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Research to safeguard Lake Taupo's future

Research to safeguard Lake Taupo's future

A new research initiative has received significant funding to help safeguard the future of one of New Zealand's most popular and cherished water resources, Lake Taupo.

The Foundation for Research, Science and Technology has invested $12.8m over six years in a programme that will address the declining water quality of our largest lake due to nitrogen run-off.

The research, led by AgResearch Ltd, will develop new technologies, improved land use practices and policies that will lead to the protection of Lake Taupo and the economic and community benefits that are linked to the lake's environmental value.

Programme Leader, Stewart Ledgard from AgResearch Ltd, says the research is critical to the future of Lake Taupo but is also significant for water resources and tourism nationwide.

"New Zealand relies heavily on its pristine rural image for marketing of produce and for tourism. Lake Taupo is critical to this because of its icon status as our largest lake. It also has important cultural value for Ngati Tuwharetoa, who own around 85% of land in the catchment.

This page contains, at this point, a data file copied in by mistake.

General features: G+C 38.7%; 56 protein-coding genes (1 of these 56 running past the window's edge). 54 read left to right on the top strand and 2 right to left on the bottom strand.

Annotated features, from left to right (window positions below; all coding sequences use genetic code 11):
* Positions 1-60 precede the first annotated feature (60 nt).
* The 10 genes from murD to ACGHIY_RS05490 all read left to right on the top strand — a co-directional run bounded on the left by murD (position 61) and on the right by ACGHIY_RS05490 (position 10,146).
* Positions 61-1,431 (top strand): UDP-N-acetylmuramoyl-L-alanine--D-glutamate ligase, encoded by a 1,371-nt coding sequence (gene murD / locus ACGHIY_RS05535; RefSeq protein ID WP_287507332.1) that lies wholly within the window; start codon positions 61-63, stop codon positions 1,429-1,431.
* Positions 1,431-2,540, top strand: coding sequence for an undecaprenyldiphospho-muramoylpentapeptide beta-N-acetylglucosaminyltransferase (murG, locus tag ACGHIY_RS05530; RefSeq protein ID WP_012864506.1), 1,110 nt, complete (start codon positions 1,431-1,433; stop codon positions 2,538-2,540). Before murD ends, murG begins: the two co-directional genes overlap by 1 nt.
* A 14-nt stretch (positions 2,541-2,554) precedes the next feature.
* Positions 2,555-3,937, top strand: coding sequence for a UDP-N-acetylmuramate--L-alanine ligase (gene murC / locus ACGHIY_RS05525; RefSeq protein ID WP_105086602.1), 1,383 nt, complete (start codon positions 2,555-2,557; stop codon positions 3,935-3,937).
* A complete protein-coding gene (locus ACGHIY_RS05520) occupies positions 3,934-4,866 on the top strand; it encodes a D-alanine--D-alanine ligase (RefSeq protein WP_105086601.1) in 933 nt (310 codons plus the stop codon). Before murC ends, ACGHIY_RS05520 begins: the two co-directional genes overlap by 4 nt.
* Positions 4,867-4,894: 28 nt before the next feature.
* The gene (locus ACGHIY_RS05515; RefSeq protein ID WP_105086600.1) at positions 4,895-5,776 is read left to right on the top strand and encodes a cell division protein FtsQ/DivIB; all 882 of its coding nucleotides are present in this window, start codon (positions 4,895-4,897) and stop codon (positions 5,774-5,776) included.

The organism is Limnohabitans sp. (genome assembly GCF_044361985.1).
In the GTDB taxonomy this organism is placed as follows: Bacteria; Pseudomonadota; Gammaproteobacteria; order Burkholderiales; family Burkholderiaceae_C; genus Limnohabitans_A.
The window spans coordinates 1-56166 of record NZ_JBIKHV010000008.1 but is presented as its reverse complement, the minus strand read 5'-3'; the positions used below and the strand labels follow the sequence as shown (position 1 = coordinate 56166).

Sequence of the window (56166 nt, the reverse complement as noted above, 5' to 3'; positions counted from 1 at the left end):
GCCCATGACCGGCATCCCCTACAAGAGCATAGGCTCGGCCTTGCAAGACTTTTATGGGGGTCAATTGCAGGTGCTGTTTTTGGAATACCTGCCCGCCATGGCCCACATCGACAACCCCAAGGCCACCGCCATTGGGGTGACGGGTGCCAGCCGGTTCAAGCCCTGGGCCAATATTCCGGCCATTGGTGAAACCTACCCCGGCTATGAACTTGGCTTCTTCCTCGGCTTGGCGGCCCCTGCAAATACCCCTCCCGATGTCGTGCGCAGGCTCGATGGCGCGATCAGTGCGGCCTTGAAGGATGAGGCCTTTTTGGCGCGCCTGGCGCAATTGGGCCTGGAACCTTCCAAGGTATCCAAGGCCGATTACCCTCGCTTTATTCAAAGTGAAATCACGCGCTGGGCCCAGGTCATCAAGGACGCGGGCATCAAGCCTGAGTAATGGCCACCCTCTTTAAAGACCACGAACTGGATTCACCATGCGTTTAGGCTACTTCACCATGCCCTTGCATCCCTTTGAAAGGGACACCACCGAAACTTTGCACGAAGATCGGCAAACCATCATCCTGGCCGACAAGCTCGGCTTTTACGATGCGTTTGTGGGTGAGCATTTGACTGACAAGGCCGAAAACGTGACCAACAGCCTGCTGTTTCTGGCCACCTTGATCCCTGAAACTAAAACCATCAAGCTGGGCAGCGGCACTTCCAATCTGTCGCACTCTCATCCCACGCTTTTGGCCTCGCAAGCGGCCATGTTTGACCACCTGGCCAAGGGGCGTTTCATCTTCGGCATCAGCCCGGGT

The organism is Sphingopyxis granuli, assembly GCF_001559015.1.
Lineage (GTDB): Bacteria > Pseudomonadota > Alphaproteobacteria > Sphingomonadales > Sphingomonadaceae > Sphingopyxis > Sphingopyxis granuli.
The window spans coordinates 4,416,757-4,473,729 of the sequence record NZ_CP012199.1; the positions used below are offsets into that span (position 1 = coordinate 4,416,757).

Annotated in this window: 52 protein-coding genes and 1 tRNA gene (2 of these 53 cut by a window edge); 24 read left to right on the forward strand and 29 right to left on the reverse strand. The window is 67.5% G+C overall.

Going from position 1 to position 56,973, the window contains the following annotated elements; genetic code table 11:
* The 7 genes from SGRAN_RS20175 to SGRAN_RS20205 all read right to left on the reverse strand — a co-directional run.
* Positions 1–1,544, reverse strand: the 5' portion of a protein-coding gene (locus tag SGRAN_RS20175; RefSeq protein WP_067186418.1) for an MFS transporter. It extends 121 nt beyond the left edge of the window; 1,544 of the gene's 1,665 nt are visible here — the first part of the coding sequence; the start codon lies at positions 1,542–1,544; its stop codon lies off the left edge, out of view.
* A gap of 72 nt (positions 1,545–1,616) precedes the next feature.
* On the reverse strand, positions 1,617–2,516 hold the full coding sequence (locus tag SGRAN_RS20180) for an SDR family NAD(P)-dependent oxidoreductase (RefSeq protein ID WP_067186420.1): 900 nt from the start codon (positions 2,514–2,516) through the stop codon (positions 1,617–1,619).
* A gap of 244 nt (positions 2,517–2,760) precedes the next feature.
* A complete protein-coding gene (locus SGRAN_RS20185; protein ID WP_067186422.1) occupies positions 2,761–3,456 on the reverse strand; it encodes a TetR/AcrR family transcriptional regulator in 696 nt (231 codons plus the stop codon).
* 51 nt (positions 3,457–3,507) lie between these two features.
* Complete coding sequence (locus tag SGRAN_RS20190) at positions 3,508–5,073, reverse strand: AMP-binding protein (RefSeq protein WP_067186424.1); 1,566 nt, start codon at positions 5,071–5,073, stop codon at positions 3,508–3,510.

"A decline in lake water quality from increased nitrogen has been estimated to give a net economic loss from reduced tourism of up to $97 million a year, according to an Environment Waikato survey. This refers only to land in the Lake Taupo catchment and would clearly be higher if applied to other sensitive water bodies," says Stewart.

The Foundation's Group Manager of Portfolio Management, John Smart, says the research sets an excellent precedent for New Zealand in terms of planned policy intervention via restrictions on land use.

"The research techniques and tools derived from this research will be able to be applied to problems in other regions of New Zealand, such as the Rotorua lakes and Canterbury's groundwater quality," he says.

The Lake Taupo research will be carried out by an experienced multidisciplinary team covering the broad disciplines of biophysical, land use systems, modelling, economics and social research. Research links include Forest Research, NIWA and Lincoln Environmental, as well as collaborators from Australia, Germany, Italy and USA who will contribute to methodology and technology development.

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